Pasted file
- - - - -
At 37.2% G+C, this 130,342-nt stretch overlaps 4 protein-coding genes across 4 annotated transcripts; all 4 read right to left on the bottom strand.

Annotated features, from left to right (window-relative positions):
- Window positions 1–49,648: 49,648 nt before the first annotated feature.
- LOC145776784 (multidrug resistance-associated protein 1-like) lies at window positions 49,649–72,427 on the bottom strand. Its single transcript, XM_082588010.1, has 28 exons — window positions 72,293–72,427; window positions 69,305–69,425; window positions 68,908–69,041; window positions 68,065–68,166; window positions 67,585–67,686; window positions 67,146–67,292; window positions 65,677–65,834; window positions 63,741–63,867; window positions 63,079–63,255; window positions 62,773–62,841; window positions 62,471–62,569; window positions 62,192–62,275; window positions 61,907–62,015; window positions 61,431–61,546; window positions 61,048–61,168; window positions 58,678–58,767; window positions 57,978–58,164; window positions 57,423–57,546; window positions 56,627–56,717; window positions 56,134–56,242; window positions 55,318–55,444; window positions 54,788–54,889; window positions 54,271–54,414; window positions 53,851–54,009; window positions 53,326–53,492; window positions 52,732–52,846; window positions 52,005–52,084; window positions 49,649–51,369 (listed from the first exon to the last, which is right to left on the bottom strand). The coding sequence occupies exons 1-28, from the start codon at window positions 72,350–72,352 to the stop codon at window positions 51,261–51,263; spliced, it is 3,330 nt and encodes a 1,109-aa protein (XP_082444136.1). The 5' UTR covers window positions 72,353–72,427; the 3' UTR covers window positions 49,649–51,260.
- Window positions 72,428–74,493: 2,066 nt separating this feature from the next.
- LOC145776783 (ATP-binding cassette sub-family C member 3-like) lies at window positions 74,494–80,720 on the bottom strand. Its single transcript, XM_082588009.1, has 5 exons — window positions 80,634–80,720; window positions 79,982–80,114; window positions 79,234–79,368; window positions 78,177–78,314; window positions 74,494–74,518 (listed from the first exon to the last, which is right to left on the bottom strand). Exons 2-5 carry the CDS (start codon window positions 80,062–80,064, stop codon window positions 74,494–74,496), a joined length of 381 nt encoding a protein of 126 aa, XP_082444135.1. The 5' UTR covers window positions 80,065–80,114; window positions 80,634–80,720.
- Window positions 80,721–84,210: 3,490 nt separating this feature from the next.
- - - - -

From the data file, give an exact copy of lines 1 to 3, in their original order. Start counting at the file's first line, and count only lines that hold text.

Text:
At 37.2% G+C, this 130,342-nt stretch overlaps 4 protein-coding genes across 4 annotated transcripts; all 4 read right to left on the bottom strand.

Annotated features, from left to right (window-relative positions):
- Window positions 1–49,648: 49,648 nt before the first annotated feature.